Sunday, September 18, 2011

First Sight

The first time I saw the love of my life Max, he was wearing a t-shirt that said "I'm not wearing any underwear, film at 11:00!"  His long wavy brown hair was flowing over his shoulders right to the top of his tattoo of a pig devil named Hot Stuff holding a musket.    He was cutting up with his friend Richard, smoking a cigarette and going over his lines.    I had never really been into heavy metal bands, but was pretty sure this guy was probably in one. 

I was 24 at the time and dressed in a white shorts, a white shirt that was tied in a knot at my waist, white sneakers and my long blond hair was spilling over my shoulders (apparently I wanted to play the part of the vestal virgin).   I asked if this was the place for the auditions and expected to be condescended to  (as a life long blond, folks generally assume you're not very bright right off the bat - a big mistake).   But instead of making fun of me, he made eye contact briefly, immediately looked down and said "Yes" quietly.     "Oh, my God, he's shy.  That's so cute," I thought as we waited to go in and read for the show. 

We both got cast in the show All Men are Whores, (that was the original name of the play) for the FIU Playwrights' FestivalAs the weeks of rehearsals progressed,  I found myself drawn to this man who smelled of cigarettes and Wella Balsam.   For a guy with long hair, it was always very well conditioned and soft.  Best of all, I could talk to him easily.  But because I was dating another actor in the improv troupe Mental Floss, he had to remain my buddy Max.   He was also dating someone else, a gorgeous actress in Miami, so our relationship had to stay friendly and nothing more.   Ironically he played the two timing lead with me as his thing on the side.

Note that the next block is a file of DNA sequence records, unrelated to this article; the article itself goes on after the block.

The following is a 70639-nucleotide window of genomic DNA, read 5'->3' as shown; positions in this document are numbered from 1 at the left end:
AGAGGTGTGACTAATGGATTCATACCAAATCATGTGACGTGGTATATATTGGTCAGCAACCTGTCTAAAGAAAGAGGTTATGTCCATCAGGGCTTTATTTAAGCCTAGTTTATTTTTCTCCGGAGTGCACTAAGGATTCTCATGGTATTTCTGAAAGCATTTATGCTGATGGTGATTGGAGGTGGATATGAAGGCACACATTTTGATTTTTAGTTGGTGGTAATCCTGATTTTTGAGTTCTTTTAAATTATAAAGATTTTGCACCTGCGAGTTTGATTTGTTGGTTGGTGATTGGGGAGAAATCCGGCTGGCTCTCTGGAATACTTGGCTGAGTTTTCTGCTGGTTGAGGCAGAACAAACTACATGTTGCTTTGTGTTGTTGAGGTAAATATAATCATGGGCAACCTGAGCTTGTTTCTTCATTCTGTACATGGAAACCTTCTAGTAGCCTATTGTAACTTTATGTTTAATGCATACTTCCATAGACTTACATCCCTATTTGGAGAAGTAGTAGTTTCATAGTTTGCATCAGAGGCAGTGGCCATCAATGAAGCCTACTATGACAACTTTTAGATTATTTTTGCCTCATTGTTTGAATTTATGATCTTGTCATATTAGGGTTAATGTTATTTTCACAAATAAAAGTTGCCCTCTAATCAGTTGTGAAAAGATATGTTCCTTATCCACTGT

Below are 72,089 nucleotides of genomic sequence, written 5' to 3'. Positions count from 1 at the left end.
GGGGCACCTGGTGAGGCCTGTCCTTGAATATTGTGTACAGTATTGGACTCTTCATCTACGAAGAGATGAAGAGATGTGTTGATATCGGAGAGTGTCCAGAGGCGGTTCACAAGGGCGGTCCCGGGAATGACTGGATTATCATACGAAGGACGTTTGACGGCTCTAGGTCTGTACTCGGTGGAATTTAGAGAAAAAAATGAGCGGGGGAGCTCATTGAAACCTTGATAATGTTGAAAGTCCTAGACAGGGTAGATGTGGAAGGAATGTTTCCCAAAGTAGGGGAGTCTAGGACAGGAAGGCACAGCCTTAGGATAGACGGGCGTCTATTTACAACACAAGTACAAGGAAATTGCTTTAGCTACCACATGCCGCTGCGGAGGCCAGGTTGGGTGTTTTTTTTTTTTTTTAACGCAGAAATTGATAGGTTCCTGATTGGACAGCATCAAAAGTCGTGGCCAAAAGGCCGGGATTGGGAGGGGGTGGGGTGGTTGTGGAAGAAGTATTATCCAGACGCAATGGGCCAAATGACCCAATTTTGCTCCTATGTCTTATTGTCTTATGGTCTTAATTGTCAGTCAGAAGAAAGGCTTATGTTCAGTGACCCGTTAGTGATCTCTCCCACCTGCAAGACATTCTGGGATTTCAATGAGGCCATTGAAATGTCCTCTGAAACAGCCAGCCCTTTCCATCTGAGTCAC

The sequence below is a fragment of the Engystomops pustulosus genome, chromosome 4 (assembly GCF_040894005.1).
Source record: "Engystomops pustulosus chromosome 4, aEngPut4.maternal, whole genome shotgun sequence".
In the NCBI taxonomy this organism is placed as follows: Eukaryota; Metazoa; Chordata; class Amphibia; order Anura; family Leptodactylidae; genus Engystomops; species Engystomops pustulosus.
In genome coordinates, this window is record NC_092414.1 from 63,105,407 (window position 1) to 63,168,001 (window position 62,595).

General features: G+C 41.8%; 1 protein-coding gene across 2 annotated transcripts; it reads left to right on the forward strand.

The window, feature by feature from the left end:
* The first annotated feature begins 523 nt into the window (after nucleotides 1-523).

One day, we were rehearsing on the set with the rest of the cast watching and we had to do a long passionate kiss.   We had been just stage kissing in the other rehearsals, but something about that day - his minty fresh breath, the cream rinse in his hair, the warmth of his neck and the fact that he never treated me like a dumb blond converged into the moment when I forgot where I was.  I genuinely kissed him - a full on french kiss.  The scene ended and I felt mortified.  "That was so unprofessional, what must he think of me?" I thought as I hastily got up from the couch, shook his hand and said, "Good working with you," and then left quickly, my heart ready to pound out of my chest.   How could I have done that?  He's my buddy, nothing more I told myself and didn't say anything to Patrick, my boyfriend.  He was an actor too, but he wouldn't understand - our relationship was tentative enough as it was.   We had a five day break in rehearsals so I was hoping that Max would forget all about it. 

A few days later, I was auditioning for another play, called Raining Backwards.   I did my monologue and afterwards talked to the producer and then saw Max talking to the director.  It turns out he was also a designer and would be building the set.   I said a quick "Hi" and felt my face starting to flush.  "Hey," he said and we exchanged some quick pleasantries about the play we were in.   It seemed weird and random to see him there.  I had not mentioned this audition and he hadn't mentioned that he was the designer.  "Okay, what's going on?" I asked the universe as I drove home that day.